All of this waiting can be enough to drive you to drink!

That's where we come in.

As of press time that much-anticipated announcement hasn't happened yet, but don't let that stop you from joining the Asheville chapter of Drinking Liberally @ Jack of the Wood (95 Patton Ave., Downtown) this Thursday night at 7:00 pm! We'll either celebrate Rove taking the "perp walk", scream about what's taking so long for the Feds to "frog-march" his butt out of the White House, wonder out loud about any secret West Wing machinations that will allow ol' "Turd Blossom" to get off with a slap on the wrist, or discuss anything else that might be eating at us. No matter what happens, you'll be in good company, with good food and good beer to boot! Plus, I have it on good authority from an anonymous source that someone will be leaving us a pile of cool bumper stickers to hand out...

We hope to see you there!

syntax (co-host pro tempore, Drinking Liberally Asheville)

Tuesday, May 16, 2006

Brainshrub Radio Show

Paul V has posted the inaugural episode of the Brainshrub Radio Show. He interviews BlogAsheville's own Edgy Mama. The sound is great, and the interview is fun and compelling. Go check it out.

Monday, May 15, 2006

going green in asheville

Task Force manual push mower
Two weeks ago, I settled on the idea of purchasing a manual push mower. I say it was a tough decision because I do not live on property with level lawn. It is considered a "sloped" property by the City of Asheville. And I would be the one manually marching up and down and around the various slopes.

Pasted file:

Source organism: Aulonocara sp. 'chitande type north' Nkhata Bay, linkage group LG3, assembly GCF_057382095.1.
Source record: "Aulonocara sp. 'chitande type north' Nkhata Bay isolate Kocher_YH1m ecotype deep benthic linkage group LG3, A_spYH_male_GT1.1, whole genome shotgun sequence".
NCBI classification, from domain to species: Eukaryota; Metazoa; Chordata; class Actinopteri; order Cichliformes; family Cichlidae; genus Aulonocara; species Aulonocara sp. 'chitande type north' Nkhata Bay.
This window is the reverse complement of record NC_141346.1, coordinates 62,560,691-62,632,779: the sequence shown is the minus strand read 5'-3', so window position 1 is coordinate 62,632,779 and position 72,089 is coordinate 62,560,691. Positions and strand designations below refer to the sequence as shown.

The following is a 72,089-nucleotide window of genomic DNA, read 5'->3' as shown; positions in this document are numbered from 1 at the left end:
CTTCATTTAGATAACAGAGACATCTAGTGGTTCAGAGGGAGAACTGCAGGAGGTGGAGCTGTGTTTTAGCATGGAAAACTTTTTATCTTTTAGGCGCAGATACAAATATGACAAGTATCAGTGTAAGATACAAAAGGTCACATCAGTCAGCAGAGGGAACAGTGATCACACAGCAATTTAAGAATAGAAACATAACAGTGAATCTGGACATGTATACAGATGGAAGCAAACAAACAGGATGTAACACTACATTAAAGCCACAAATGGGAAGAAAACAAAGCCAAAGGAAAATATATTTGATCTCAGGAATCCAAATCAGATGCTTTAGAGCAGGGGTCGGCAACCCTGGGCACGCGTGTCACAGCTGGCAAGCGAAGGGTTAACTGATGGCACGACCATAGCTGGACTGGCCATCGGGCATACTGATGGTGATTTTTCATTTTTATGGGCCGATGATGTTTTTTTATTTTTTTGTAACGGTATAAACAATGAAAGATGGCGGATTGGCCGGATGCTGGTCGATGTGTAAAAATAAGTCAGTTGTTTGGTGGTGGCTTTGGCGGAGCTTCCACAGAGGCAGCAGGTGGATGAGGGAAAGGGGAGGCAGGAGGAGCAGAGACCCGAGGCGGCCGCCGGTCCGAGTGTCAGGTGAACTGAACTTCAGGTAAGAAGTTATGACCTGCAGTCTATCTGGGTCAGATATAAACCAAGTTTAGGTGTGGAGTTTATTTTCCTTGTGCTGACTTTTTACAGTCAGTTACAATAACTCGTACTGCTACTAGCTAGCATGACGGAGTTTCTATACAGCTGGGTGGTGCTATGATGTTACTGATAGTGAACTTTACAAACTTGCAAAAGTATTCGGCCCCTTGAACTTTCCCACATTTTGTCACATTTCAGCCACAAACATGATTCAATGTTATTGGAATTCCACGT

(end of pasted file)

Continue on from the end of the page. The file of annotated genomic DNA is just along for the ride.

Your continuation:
It will be good exercise, I told myself. It will be good for the environment, I told myself. It won't cost $6 to mow the land, I told myself. The leader of the financial class I took a few months ago will be proud of me because I am staying within the budget. My chiropractor will love seeing me more often. It only requires minimal cost to maintain (a squirt or two of lubricant to keep the wheels and gears in motion).

I have very little regrets about purchasing the 20 inch Task Force manual push mower. It is quite a work out. It doesn't cut as cleanly as a motored mower--long grass tends to be pushed under the mower rather than cut my it. Several green mohawks sprout from those areas. Where a motored mower whould chew and spit twigs and barks, the manual mower simply stops and refuses to proceed. After removing the twip from the rotor blades, I continue. Instead of plowing through the chore of lawn care, I'm able to carefully examine the land I call home.

In some respects, going green is quite chic in Asheville. As for myself, going green is a lot of hard work, but I think it was a good decision in the long run.

[abridged and cross-posted from 1000 Black Lines]

Buncombe County Asks For Input

The Buncombe County Commissioners are asking for input from residents on updating the Land Use Plan. There's a meeting scheduled for May 16th to address the Armory on Brevard Road, and there's an online survey soliciting comments.

Click Here to Take the Survey.

From the County website: "Does the County Need Zoning?

"Ask ten citizens and you are likely to get five that say yes and five that say no. The Revised Land Use Plan will not implement zoning but will include recommendations on land management. This proposal will take into consideration the views and opinions of the citizens. Learn more about the process being used to create the plan. County Planning staff & Land Design staff (the company hired to compile the plan) will be available on:

Tuesday, May 16, 2006 between 5 and 7pm at the National Guard Armory on Brevard Road."

Land Use Plan Information web page

Land Use Plan Public Service Announcement

Sunday, May 14, 2006

Saturday, May 13, 2006

The Last Cows in Asheville